Bahrain: Corporate Governance for Family Companies: Why it Should no Longer be an Option

Last Updated: 24 August 2010
Article by Clive Hopewell

Introduction

In a global context in the wake of the financial crisis there has been an increasing emphasis on Corporate Governance. In the Middle East there have been developments such as the introduction of the Bahrain Corporate Governance Code (the Bahraini Code). The Bahraini Code keeps the Middle East in line with European developments such as the publication last month by the Institute of Directors in London of "Corporate Governance Guidance and Principles for Unlisted Companies in Europe" (the Guidance) as an initiative of the European Confederation of Directors. The Guidance sets out best practice recommendations for unlisted companies, including start-ups, single owner-manager companies, family businesses, private equity-owned companies, joint ventures and subsidiary companies, as well as state-owned companies and social profit organisations.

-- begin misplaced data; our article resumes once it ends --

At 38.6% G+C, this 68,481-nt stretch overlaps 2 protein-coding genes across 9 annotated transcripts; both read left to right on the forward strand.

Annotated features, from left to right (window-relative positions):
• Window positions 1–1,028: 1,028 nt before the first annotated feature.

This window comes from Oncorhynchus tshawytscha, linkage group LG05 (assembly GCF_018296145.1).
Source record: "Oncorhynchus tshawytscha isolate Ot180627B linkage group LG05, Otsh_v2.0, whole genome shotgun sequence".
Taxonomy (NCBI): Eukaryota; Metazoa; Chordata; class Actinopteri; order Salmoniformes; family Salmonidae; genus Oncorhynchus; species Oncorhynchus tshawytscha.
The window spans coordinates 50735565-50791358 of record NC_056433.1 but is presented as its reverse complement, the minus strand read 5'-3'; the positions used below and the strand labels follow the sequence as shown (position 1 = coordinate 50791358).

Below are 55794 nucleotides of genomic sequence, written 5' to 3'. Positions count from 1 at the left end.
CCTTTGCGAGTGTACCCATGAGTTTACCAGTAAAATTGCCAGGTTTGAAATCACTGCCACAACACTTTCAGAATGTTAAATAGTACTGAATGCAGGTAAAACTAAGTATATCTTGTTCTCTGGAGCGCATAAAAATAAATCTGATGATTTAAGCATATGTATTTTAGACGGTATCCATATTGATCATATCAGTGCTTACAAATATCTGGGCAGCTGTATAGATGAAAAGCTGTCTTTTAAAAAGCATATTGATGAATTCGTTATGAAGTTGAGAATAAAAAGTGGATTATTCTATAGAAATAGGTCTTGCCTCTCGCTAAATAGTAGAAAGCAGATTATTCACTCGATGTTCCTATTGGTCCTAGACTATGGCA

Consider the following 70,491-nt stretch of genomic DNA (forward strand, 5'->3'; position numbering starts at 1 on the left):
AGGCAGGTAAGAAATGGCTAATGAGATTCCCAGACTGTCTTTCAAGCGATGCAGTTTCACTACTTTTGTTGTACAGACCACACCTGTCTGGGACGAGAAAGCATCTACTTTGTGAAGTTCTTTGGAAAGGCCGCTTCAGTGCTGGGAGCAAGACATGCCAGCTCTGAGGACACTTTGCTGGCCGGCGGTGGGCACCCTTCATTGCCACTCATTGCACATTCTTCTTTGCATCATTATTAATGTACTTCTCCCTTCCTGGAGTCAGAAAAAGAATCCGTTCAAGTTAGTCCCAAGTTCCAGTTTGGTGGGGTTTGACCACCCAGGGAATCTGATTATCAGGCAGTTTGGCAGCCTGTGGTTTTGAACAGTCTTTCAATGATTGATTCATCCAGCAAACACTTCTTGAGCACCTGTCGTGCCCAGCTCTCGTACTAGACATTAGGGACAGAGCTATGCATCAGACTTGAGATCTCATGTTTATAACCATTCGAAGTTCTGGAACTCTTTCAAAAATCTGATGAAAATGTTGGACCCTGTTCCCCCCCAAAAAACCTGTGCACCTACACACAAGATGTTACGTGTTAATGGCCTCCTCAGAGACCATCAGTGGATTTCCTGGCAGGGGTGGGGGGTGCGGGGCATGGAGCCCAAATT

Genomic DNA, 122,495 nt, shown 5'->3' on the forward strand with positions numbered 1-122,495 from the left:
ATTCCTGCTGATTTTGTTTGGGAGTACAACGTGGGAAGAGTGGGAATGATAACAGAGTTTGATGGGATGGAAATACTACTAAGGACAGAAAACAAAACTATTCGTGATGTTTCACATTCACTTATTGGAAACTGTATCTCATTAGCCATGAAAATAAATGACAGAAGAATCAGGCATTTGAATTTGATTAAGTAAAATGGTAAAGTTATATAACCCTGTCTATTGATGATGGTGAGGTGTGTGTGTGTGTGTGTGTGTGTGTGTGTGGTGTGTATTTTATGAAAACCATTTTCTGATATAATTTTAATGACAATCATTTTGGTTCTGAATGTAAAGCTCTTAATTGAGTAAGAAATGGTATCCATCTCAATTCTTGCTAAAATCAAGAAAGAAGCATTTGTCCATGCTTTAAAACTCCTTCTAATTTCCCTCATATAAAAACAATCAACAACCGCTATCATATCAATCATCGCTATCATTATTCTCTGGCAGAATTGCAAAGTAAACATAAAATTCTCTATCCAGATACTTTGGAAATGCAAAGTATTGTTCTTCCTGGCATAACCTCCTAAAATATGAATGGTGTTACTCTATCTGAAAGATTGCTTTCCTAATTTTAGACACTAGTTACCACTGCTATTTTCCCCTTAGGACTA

The Bahraini Code was launched on the 16 March 2010 in an effort to improve Bahrain's business and investment environment. It is Bahrain's first corporate governance code and follows eight years of consultation with Bahrain's private sector leaders, government officials and local business associations. The development of the Bahraini Code represents Bahrain's increasing effort in the Gulf to become more competitive in the global market.

The Bahraini Code applies to all companies which are incorporated under the Bahraini Commercial Companies Law whose shares are listed under the Bahrain Stock Exchange. The Bahraini Code can also function as a model and reference framework for all other companies including unlisted Bahraini Companies and foreign companies doing business in Bahrain and it is highly recommended for that purpose. It is expected that the Bahraini Code will be extended to include such companies in the future with some modification.